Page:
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Dogs scramble for scraps at a garbage bin. Life on the street is no fun | Civil Society pictures/Bilal Bahadur

‘So-called activists only want to have dogs in the street’

Civil Society News, New Delhi

Published: Mar. 29, 2024
Updated: Apr. 01, 2024

IN the last week of February, a two-year-old girl was killed by a pack of five street dogs in Tughlak Lane, in the heart of Lutyens’ Delhi. The high and mighty have their bungalows here and you might well ask what free-roaming, dangerous dogs were doing in such a neighbourhood in the Indian capital.

The attack was one of many that have been taking place in India’s cities where the stray dog population could be in millions. Such is the scale of the problem now that even a Tughlak Lane which should be free of such a hazard is affected. 

At the root of the problem are elliptical rules sponsored by animal lovers. They promote the feeding of dogs in public spaces. The rules also prevent the removal of dogs on the streets even if they bite and kill.

Called the Animal Birth Control (ABC) Rules, they are supposed to bring down the population of strays through sterilization, but, in reality, the opposite has happened. The number has continued to rise, reaching what is now seen to be alarming proportions.

The little girl who was killed in Tughlak Lane was a washerman’s daughter. The record shows that the poor are more likely to be targets of such attacks. But the rich and middle class are being equally affected. People out on walks carry sticks to protect themselves. Housing societies, where a few residents insist on feeding dogs, have become scenes of acrimonious battles.

Failing to get relief from the administration, which is bound by the rules, people have been approaching the courts. A bunch of cases is before the Supreme Court. But even so residents continue to turn to the high courts.

The original case, asking the Bombay High Court to intervene, was filed more than 20 years ago by a Goan paediatrician, Dr Menezes, who got together with friends to start PEST or People for the Elimination of Stray Troubles. The good doctor was motivated to act after a patient came to him with her nose bitten off. There is as yet no verdict in that case and several others that have been clubbed with it.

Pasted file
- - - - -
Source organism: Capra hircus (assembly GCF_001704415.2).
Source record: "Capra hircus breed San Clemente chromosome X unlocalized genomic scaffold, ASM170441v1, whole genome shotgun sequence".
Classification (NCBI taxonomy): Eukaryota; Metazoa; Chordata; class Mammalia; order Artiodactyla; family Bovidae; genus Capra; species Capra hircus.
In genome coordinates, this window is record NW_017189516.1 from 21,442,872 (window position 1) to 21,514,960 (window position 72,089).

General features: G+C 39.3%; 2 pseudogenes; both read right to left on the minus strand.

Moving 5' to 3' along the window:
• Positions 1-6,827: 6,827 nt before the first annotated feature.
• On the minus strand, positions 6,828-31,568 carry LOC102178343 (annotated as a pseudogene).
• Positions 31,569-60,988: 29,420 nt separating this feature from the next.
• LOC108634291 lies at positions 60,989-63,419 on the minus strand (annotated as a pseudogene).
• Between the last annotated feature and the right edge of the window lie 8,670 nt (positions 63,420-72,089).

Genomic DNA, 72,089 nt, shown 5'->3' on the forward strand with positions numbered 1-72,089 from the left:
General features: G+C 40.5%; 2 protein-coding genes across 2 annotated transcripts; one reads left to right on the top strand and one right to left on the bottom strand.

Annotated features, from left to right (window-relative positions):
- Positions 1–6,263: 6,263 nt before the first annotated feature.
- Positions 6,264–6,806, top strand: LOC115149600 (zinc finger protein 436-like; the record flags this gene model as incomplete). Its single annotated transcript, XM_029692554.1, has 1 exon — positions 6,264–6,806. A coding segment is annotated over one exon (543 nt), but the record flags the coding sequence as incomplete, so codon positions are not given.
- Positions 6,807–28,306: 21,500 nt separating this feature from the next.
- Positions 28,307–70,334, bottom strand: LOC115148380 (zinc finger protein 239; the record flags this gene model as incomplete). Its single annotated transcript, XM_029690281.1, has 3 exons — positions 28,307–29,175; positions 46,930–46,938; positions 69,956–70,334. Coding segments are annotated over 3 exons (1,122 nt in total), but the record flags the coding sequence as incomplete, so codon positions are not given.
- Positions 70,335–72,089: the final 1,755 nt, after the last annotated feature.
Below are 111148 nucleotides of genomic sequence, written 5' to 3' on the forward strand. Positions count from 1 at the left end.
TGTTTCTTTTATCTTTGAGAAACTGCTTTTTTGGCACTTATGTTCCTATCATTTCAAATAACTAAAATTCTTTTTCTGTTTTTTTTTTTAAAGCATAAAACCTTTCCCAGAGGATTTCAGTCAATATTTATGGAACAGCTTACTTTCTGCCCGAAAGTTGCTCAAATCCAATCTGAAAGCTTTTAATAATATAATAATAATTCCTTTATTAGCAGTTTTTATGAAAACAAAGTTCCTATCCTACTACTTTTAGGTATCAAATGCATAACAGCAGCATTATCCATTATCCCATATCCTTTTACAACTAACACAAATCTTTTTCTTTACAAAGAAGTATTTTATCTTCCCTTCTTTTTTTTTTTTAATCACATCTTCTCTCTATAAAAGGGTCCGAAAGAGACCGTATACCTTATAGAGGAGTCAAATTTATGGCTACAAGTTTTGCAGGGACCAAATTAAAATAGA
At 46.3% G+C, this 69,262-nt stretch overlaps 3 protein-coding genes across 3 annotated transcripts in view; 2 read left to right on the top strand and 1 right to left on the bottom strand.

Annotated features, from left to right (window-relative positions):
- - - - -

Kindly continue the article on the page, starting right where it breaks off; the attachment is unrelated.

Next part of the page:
In the meantime, there have been more cases that have come before the lower judiciary and the high courts all over India. Frustration with the stray dog problem has been mounting.

Cobbling together petitions and finding lawyers is not easy. Courts also move slowly, testing the stamina of the average litigant. Well-funded NGOs are also tough to take on. They are well connected and have time and resources.

Nevertheless, the dog activists seem to be running into more opposition than they have in the past.

People are questioning whether dogs should be protected at the cost of human lives. The Kerala high court recently ruled that human lives should not be put at risk.

S. Muralidharan

The ABC Rules are also seen as being out of line with the parent law on the prevention of cruelty to animals which says that animals should be got off the streets and put in shelters and where necessary euthanized.     

To get a ringside view of what it is like to file a case and what the arguments against having dogs on the streets are evolving, we spoke to S. Muralidharan who has approached the Madras High Court and believes he is on strong ground.

Muralidharan’s case is that the rules are unconstitutional since they contradict the provisions of the parent act. He also argues that they are not in keeping with global best practices. Feeding dogs on streets turns them into ferocious packs, he says. Instead, they should be picked up as is done all over the world.   

Muralidharan says Indian and foreign NGOs are soaking up foreign donations and working in concert with pharmaceutical companies producing anti-rabies vaccines. 


Q: What prompted you to go to the Madras High Court on the issue of street dogs?

There are a couple of sides to this. I am an animal lover. I used to rescue pedigreed dogs abandoned on the street, keep them in a shelter and give them for adoption. The dogs mainly had skin infections. The shelter was run purely on donations. There came a time when we couldn’t afford it and shut it down. Before that I used to volunteer with Blue Cross in Chennai where the conditions were horrible.


Q: For how long did you run your shelter? 

We ran it from 2013 till 2022. There were two learnings in those nine years. One is, as long as you run a shelter, people will keep dumping dogs there. The dogs are essentially healthy and need love and care. The other thing is it was not sustainable running it on donations. The trustees had a meeting and decided to shut it down, but we at the same time decided to continue with our advocacy supporting street animals, pedigree and all kinds.


Q: Of course you see yourself as an animal lover.

Yes, I’m an animal lover. I was feeding stray dogs during the pandemic. Now that gave me the biggest learning. Because I realized that when you feed them every day, they get hooked on to you and they’re going to wait for you every day at a particular time, particular place till you arrive and feed them. The biggest learning was they become addicted and they become lazy and they stop fending for themselves. And they get into hunting in packs. Whether they see another cat or a smaller dog, you know, it could be a small child. One of them will go and just pull that small baby or a small kitten or another puppy. The rest of them will join it within a few seconds.